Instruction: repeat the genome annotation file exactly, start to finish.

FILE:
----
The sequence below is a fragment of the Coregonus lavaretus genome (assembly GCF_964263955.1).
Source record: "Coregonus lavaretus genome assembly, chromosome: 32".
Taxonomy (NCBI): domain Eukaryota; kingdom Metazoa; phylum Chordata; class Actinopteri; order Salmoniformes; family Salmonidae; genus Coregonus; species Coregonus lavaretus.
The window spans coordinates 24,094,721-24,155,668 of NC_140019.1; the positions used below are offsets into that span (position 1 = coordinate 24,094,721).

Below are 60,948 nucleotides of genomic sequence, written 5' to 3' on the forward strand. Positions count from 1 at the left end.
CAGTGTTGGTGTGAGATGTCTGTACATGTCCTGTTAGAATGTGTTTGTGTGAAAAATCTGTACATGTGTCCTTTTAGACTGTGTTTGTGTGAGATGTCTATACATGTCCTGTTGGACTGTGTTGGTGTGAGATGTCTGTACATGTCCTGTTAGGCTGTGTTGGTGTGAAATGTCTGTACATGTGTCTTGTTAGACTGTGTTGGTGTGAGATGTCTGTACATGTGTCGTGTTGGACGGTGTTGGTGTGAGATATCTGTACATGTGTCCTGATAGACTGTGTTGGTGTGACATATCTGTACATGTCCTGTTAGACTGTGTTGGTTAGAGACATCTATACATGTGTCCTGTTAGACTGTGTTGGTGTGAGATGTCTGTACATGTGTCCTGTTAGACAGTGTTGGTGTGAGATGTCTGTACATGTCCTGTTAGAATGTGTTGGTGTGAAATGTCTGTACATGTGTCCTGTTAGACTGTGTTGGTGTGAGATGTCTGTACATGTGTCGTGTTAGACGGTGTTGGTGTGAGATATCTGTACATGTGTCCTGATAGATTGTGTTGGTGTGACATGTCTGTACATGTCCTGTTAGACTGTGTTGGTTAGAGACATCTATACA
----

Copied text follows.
The sequence below is a fragment of the Coregonus lavaretus genome (assembly GCF_964263955.1).
Source record: "Coregonus lavaretus genome assembly, chromosome: 32".
Taxonomy (NCBI): domain Eukaryota; kingdom Metazoa; phylum Chordata; class Actinopteri; order Salmoniformes; family Salmonidae; genus Coregonus; species Coregonus lavaretus.
The window spans coordinates 24,094,721-24,155,668 of NC_140019.1; the positions used below are offsets into that span (position 1 = coordinate 24,094,721).

Below are 60,948 nucleotides of genomic sequence, written 5' to 3' on the forward strand. Positions count from 1 at the left end.
CAGTGTTGGTGTGAGATGTCTGTACATGTCCTGTTAGAATGTGTTTGTGTGAAAAATCTGTACATGTGTCCTTTTAGACTGTGTTTGTGTGAGATGTCTATACATGTCCTGTTGGACTGTGTTGGTGTGAGATGTCTGTACATGTCCTGTTAGGCTGTGTTGGTGTGAAATGTCTGTACATGTGTCTTGTTAGACTGTGTTGGTGTGAGATGTCTGTACATGTGTCGTGTTGGACGGTGTTGGTGTGAGATATCTGTACATGTGTCCTGATAGACTGTGTTGGTGTGACATATCTGTACATGTCCTGTTAGACTGTGTTGGTTAGAGACATCTATACATGTGTCCTGTTAGACTGTGTTGGTGTGAGATGTCTGTACATGTGTCCTGTTAGACAGTGTTGGTGTGAGATGTCTGTACATGTCCTGTTAGAATGTGTTGGTGTGAAATGTCTGTACATGTGTCCTGTTAGACTGTGTTGGTGTGAGATGTCTGTACATGTGTCGTGTTAGACGGTGTTGGTGTGAGATATCTGTACATGTGTCCTGATAGATTGTGTTGGTGTGACATGTCTGTACATGTCCTGTTAGACTGTGTTGGTTAGAGACATCTATACA